Processed Meats, Red Meat and Cancer

The World Health Organization’s International Agency for Research on Cancer has issued a report that eating processed meats (bacon, sausage, bologna, hot dogs and so forth) raises risk for colon cancer, and that red meat (beef, pork, lamb and other meats from mammals) may cause cancers of the colon, prostate or pancreas (The Lancet Oncology, October 26, 2015).

The WHO report was written by 22 public health experts from 10 countries who reviewed 800 studies on cancer in humans. They found that the more meat a person eats, the more likely he is to develop cancer. Each 50 grams of processed meat (two slices of ham or a sausage) per day is associated with an 18 percent increased risk of colon cancer. Every 100 grams of red meat eaten daily increases colon cancer risk by 17 percent. They also concluded that prolonged cooking at high temperatures or in direct contact with the heat source increases production of Advanced Glycation Endproducts (AGEs), which are potent carcinogens. These experts conceded that: • processed meats are not as risky as smoking tobacco or being exposed to asbestos • the association of red meat with colon cancer is not as strong as its association with processed meats. According to the Earth Policy Institute, the average North American ate 80 pounds of meat (per year) in 1940 and in 2012, he ate 180 pounds.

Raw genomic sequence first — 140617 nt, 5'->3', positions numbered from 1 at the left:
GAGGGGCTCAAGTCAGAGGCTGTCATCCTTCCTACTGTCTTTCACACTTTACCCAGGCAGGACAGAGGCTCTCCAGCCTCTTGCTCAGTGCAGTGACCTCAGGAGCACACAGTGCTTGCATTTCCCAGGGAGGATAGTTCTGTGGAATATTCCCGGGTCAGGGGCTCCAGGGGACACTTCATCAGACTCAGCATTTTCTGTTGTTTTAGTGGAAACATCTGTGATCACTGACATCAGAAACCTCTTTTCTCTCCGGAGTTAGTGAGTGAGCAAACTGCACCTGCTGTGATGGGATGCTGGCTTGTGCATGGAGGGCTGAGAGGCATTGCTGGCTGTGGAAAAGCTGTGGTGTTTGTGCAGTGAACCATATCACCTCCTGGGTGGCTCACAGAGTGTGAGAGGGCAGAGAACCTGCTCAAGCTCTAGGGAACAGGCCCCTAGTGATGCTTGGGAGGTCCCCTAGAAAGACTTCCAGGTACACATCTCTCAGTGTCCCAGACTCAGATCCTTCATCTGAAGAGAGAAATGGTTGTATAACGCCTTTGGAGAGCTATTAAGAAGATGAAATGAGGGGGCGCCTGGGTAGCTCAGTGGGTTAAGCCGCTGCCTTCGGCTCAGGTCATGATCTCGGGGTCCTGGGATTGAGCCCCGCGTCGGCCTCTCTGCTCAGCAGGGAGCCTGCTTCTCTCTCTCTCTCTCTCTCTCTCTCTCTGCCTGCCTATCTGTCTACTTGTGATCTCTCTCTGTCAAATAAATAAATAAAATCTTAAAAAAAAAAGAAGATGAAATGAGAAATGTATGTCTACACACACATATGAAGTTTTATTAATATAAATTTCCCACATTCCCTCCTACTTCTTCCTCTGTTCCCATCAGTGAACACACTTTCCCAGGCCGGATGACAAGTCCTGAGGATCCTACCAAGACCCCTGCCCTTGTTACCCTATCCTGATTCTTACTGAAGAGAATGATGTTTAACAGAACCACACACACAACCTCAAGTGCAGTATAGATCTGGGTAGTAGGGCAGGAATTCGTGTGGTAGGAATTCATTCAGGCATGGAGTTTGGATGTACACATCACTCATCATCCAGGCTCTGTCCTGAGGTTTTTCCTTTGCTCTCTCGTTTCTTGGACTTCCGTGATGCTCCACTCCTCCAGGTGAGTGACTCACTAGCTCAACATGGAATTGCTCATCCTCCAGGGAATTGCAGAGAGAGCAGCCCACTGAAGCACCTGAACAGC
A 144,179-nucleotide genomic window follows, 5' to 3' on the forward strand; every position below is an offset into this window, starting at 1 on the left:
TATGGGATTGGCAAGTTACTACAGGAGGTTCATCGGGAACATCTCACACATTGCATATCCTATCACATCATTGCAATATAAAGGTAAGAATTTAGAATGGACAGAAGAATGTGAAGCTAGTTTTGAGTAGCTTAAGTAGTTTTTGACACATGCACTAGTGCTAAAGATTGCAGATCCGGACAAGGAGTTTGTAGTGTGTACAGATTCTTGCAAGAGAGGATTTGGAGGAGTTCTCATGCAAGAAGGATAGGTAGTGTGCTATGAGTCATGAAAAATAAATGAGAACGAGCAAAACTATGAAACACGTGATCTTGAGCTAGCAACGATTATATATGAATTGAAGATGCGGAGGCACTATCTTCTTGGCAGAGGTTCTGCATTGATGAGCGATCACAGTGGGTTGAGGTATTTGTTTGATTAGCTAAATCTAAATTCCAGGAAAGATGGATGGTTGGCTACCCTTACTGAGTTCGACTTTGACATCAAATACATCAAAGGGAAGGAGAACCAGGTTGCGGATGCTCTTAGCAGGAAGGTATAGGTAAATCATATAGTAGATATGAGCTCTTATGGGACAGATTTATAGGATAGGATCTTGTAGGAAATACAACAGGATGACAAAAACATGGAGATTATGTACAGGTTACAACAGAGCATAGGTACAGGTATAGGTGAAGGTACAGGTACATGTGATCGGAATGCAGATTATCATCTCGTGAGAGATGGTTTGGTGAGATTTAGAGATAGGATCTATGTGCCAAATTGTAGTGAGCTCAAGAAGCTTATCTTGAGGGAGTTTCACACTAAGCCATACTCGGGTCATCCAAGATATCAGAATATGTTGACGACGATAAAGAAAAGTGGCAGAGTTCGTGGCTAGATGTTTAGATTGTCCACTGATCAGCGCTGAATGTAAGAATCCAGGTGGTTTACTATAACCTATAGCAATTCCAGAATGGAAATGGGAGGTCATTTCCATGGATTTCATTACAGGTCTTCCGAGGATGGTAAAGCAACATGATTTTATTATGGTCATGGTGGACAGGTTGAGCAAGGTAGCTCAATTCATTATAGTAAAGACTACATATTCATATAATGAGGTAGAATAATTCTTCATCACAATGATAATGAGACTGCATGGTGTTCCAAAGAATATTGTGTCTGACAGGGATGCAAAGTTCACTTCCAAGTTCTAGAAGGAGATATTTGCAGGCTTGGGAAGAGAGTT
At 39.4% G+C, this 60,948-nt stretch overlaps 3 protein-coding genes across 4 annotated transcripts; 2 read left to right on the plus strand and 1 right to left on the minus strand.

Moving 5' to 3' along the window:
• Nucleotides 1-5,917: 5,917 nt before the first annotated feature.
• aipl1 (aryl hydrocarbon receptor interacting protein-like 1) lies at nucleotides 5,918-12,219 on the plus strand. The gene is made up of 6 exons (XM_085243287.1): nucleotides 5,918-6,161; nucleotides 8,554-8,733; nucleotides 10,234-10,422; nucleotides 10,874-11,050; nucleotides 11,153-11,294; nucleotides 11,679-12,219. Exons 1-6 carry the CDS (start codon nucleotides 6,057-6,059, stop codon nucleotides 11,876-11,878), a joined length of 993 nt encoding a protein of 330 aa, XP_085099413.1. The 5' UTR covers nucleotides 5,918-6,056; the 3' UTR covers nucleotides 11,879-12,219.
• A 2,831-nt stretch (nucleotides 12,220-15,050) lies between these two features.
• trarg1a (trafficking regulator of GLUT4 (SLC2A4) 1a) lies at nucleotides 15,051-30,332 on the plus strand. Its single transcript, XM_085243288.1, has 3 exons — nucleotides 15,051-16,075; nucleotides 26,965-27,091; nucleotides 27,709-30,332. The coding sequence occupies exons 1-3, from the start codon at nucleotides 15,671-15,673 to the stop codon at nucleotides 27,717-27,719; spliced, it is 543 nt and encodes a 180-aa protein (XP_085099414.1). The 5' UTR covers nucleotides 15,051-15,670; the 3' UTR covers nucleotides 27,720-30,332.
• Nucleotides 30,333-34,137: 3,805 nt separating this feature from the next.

My Recommendations Those of you who have read my newsletters and listened to my radio show know that for the past thirty years I have recommended avoiding or severely limiting red meat and processed meats. See my reports on: Diet Changes Reduce Colon Cancer Risk in Just Two Weeks How Red Meat May Increase Risk for Cancer How Red Meat May Cause Cancer Red Meat Associated with Many Different Diseases How Red Meat May Increase Heart Attack Risk and many others in the Nutrition Section of

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